Thursday, 29 November 2007

Shepherd's warning?

Back at Oaklands Primary School, I learnt the following English folk wisdom (don't those three words look strange together!):

"Red sky at night - shepherd's delight
Red sky in the morning - shepherd's warning"

Today I woke up a long time before dawn, and could see a spectacular sunrise on the make. With my tripod on the balcony, the camera was set up for long exposures (needlessly so, as the trees on the horizon show signs of motion). Well, the sky was red in the morning, but weather-wise the rest of the day was cold but bright. Maybe this far east, English meteorological lore doesn't hold true (too far from the Atlantic and its weather systems).

Just four and half minutes after the above picture was taken, our neighbour Grazyna had also noticed the same aerial phenomenon unfolding from her window, and took the picture below:

Wednesday, 28 November 2007

Lights in the night sky

Took out the tripod onto the balcony to take some night shots of aircraft inbound to land at Okęcie. The planes would emerge from the clouds, their landing lights clawing at the fog. The still image from a 20 or 30 second exposure just shows a streak with the blinking wingtip lights appearing as points on either side of the beam. Below: A Polish Air Force Yak 40 Codling inbound to land in a time lapsed multiple exposure. A very slow plane.

Tuesday, 27 November 2007

Late autumn drive-time

Leaving the office this evening, the car thermometer showed +1C. Wet snow tipping down - deszcz ze śniegiem - the worst weather Poland can dish out. With four weeks to go before winter solstice, four weeks of deteriorating daylight, it's gloom, gloom and more gloom. Traffic is heavy and extremely slow moving; some drivers have not yet put on winter tyres (summer tyres lose adhesion below +6C). The wet snow is unrelenting, yet does not settle. The thermometer steadfastly refuses to drop to zero. Above: Along Al. Generała Władysława Sikorskiego the traffic manages to hit double-digit speeds (that's in kilometers per hour). Just three months ago, I was cycling home this way at this time. It still was warm and bright.

Above: Waiting at the junction of ul. Puławska and Poleczki. The journey home from here can take as little as five minutes on a clear weekend evening; today a further half-hour would elapse before I'd reach home. Below: Waiting at the junction of ul. Puławska and Płaskowickiej. It's snowing ever more intensely, but it's still above freezing.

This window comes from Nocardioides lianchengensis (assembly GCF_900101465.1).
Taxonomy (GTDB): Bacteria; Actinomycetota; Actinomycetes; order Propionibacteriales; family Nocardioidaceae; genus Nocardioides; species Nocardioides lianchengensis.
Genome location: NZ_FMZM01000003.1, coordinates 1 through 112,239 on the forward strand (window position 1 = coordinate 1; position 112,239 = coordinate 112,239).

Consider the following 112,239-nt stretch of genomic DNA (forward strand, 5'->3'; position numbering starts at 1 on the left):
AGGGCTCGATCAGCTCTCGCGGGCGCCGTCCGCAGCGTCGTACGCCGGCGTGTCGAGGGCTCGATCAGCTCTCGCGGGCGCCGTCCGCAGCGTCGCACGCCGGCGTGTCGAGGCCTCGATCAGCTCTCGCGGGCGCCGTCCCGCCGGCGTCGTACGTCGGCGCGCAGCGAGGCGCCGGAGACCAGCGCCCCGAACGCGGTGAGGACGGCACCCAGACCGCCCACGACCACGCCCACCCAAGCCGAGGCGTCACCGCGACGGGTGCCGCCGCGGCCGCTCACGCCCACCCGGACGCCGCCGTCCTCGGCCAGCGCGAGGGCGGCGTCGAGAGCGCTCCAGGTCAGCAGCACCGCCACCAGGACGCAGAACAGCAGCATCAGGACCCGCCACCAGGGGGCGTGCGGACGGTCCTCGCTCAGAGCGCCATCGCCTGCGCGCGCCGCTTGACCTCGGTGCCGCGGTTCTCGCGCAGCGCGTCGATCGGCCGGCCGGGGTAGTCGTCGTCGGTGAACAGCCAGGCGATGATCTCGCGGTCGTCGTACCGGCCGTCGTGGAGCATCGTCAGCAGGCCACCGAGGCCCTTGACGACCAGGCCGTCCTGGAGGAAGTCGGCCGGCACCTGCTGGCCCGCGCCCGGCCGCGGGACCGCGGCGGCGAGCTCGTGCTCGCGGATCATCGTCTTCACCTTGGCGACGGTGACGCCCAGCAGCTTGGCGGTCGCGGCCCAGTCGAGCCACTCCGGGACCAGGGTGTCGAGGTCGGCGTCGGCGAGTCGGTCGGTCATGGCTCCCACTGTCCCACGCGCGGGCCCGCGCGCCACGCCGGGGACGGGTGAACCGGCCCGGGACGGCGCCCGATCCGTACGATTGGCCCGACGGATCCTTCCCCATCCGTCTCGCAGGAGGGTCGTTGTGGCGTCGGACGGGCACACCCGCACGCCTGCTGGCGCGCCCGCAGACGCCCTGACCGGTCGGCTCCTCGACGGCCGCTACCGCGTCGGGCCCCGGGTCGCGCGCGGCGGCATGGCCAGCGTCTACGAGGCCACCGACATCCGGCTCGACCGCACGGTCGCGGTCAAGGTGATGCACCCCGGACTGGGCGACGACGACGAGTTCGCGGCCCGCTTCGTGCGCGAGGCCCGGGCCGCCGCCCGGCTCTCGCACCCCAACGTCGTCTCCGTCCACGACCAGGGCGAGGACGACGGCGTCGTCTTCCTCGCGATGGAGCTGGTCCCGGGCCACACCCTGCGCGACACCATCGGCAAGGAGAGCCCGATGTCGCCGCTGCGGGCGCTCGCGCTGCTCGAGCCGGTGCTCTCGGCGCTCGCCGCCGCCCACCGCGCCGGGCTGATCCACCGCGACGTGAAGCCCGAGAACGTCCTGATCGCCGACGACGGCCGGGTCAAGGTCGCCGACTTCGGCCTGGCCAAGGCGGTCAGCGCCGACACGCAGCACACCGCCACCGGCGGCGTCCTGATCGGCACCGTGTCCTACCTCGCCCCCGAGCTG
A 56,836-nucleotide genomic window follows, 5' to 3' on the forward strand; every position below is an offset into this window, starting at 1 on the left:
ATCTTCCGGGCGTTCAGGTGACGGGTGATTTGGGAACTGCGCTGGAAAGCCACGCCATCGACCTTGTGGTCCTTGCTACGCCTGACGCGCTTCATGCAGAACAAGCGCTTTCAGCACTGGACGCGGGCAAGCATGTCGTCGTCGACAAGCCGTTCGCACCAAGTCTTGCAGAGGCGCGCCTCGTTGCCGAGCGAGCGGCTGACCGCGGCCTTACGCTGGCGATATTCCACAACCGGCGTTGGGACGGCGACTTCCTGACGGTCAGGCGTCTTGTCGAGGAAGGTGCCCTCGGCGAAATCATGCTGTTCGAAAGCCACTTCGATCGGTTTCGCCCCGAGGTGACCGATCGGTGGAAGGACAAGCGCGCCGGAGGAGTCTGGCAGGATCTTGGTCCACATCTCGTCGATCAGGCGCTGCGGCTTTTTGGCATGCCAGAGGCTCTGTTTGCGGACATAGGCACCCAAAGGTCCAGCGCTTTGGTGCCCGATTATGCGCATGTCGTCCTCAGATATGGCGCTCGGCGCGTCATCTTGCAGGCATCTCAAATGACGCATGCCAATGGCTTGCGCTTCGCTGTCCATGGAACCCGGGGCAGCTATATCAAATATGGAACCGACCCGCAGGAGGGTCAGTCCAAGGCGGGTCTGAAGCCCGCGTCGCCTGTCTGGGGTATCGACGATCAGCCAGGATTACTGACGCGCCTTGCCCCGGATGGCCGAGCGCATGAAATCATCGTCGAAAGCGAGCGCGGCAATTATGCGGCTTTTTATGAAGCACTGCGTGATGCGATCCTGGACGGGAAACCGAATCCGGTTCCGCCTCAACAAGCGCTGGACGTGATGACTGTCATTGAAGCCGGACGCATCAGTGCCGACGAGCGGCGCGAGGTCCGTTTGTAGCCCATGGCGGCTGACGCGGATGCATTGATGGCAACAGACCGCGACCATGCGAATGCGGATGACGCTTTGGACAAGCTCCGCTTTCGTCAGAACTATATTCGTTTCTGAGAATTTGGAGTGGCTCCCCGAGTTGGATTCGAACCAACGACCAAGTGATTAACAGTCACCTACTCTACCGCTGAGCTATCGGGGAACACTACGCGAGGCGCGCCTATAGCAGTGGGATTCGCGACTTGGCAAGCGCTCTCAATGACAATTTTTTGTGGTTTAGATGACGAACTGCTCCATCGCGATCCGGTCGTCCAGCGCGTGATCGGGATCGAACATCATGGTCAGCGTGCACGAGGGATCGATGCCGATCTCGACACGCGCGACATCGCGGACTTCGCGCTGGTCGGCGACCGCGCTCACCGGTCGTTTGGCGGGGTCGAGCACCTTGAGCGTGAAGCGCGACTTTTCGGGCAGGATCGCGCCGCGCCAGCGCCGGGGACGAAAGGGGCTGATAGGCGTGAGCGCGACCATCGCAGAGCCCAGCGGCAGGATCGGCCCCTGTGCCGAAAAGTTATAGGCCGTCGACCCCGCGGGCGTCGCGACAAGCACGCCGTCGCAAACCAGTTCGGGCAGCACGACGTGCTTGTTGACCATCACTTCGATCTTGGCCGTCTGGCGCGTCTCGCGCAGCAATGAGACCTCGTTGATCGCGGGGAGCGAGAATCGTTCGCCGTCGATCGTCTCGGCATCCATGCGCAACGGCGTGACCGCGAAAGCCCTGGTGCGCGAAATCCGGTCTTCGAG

Monday, 26 November 2007

Thoughts on the True Nature of Dad Rock

This morning, while driving the children to school, we were listening to a selection of songs by Bruce Springsteen. My old university chum Nick Morris's sons dismiss Springsteen as 'Dad Rock'. Moni, Eddie and I debated what is and what isn't 'Dad Rock'.

A principle element in defining this genre is the complete and utter disdain in which Hip Young People Today hold it. So Iggy Pop, defiant at 60, is still held in regard, I Wanna be your Dog is not Dad. He's not mellow, never was. The Rolling Stones, similarly, seem to defy the stereotype of age, despite their gnarled appearance. Led Zep have pulled off the same trick.

A few weeks ago, Moni put forth the proposition that Pink Floyd is the arch-Dad Rock band. What dad doesn't enjoy listening to 'Dark Side of the Moon' or 'Wish You Were Here'? (not I for one - Pink Floyd have been going down hill since Syd Barrett left). Moni cleverly observed parallels between Waters and Gilmore and Lennon and McCartney (the pretentious hypocrite and the banal tunester). We indeed 'don't need no education'. And yes, Floyd - file under 'Dad'.

Springsteen? Yes and no. His blue-collar rockers ('Born to Run' - which David Brent bursts into after winning the pub quiz -'Sherry Darling' or 'Cadillac Ranch'), his more reflective ballads ('The River', 'Badlands', 'Independence Day') are becoming pipe-and-slippers material. But 'Nebraska', sparse, pessisimistic glimpses into the dark and lonely side of the human soul, is Bruce's Contribution to the Ages and shall never be tarnished with the stain of Daddism.